In light of the attacks by the Turkish state and the role of women on the frontlines of the resistance, a new initiative called Women Rise Up For Afrin has been launched. The call, announced in February, said “We have built up autonomous structures based on communal organising, women’s councils, academies, and cooperatives, as well as women’s self-defence. Through realising that women’s solidarity is one of our most effective weapons, we have developed our collective strength and consciousness. Today, ten thousands of women have taken up arms to defend their land, their lives, and their future in Afrin. The resistance of the Women’s Defence Units YPJ and the women’s civil defence forces, Parastina Jinê, who have organised under the umbrella of the Women’s Movement of Rojava, Kongreya Star, are part of a women’s global resistance against any form of oppression, exploitation, femicide and fascism.”

 

Kurdish organisations mark the 8th of March

In all four parts of Kurdistan, women have continued the militant history set forth by Clara Zetkin and her comrades in the Second International through the activities of the Kurdish Women’s Movement. Just as the European socialists of a century ago organized autonomously, such structures permeate the Kurdish revolutionary movement.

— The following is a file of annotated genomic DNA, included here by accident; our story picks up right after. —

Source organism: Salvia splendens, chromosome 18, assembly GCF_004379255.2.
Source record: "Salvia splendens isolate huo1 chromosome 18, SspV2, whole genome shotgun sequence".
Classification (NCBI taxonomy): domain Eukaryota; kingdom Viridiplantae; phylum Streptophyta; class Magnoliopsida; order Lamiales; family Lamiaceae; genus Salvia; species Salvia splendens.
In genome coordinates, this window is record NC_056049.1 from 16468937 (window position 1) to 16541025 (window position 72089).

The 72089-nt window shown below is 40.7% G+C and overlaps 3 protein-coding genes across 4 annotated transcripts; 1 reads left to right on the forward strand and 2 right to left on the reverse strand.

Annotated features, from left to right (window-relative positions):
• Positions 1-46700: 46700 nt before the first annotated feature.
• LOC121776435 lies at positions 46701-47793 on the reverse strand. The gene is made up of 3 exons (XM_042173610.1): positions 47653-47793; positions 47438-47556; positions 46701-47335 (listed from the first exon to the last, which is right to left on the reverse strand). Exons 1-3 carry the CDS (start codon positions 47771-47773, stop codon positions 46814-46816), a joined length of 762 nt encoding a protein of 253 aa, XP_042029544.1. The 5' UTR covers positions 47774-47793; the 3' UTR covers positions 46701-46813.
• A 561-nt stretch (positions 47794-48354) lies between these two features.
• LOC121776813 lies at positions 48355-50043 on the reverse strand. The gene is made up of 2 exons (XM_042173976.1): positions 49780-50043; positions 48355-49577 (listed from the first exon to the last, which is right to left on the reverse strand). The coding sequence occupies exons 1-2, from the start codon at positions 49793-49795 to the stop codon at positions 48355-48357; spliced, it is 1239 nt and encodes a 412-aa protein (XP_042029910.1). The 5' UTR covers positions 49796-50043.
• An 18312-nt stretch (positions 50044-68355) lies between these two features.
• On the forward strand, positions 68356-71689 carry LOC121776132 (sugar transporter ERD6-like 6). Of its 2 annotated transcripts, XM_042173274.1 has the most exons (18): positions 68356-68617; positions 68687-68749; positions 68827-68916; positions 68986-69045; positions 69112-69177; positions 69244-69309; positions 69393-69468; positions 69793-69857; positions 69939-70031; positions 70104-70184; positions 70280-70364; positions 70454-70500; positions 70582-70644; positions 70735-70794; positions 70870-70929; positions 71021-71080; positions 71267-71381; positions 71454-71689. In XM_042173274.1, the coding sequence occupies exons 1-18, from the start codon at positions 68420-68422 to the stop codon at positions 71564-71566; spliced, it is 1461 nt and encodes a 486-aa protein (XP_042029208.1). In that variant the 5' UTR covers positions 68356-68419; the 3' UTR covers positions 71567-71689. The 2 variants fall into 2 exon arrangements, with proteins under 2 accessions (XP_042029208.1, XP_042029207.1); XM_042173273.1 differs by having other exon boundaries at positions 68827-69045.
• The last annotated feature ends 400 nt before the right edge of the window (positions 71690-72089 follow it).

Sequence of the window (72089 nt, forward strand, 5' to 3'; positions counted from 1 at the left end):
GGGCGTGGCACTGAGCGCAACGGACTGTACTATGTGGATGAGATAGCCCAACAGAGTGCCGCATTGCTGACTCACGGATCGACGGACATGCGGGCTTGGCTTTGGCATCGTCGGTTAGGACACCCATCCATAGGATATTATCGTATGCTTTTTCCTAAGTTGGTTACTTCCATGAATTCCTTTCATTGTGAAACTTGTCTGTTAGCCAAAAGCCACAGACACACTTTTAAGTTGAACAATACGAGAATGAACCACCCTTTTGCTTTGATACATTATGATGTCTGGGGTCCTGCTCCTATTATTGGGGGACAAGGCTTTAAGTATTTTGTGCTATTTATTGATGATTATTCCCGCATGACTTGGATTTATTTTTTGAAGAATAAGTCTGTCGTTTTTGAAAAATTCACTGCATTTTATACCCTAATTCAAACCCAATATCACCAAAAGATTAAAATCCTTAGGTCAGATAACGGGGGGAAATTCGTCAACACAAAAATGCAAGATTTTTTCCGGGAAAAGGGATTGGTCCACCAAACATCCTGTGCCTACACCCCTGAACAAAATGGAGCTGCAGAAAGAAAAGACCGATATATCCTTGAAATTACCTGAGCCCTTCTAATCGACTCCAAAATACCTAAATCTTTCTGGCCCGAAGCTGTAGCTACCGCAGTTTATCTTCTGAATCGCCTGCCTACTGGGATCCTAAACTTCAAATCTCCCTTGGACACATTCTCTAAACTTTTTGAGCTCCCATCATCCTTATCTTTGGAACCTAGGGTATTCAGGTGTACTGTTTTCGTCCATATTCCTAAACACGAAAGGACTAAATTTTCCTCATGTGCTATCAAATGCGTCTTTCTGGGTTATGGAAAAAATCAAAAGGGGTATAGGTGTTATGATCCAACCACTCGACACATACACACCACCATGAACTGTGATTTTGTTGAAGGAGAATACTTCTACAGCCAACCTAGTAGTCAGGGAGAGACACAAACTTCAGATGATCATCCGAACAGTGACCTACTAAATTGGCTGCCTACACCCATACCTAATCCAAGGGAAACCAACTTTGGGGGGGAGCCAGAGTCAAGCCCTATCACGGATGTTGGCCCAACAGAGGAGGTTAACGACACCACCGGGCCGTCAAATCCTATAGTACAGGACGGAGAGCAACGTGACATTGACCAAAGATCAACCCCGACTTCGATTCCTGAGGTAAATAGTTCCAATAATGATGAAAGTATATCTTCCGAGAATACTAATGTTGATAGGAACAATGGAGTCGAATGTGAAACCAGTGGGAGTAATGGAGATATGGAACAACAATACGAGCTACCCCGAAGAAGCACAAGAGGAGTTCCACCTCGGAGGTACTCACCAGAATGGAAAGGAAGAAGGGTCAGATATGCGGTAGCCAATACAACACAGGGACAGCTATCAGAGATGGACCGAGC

In northern Kurdistan (Bakur), or southeastern Turkey, the women’s component of the armed forces of the Kurdistan Workers’ Party (PKK) is known as YJA-Star (Free Women’s Army). Women guerrillas are marking the occasion of International Women’s Day as a chance to reaffirm their commitment to the age of resistance. As YJA-Star guerrilla Roza Tolhildan said, “There is a challenging period of war today. The AKP [Turkish] state based on advanced technology claims to have finished off the Kurdish movement. However, this does not prevent us. Despite all the attacks and lack of circumstances, this day of resistance is celebrated with great enthusiasm everywhere in Kurdistan. The 21st century will be the century of women’s freedom.”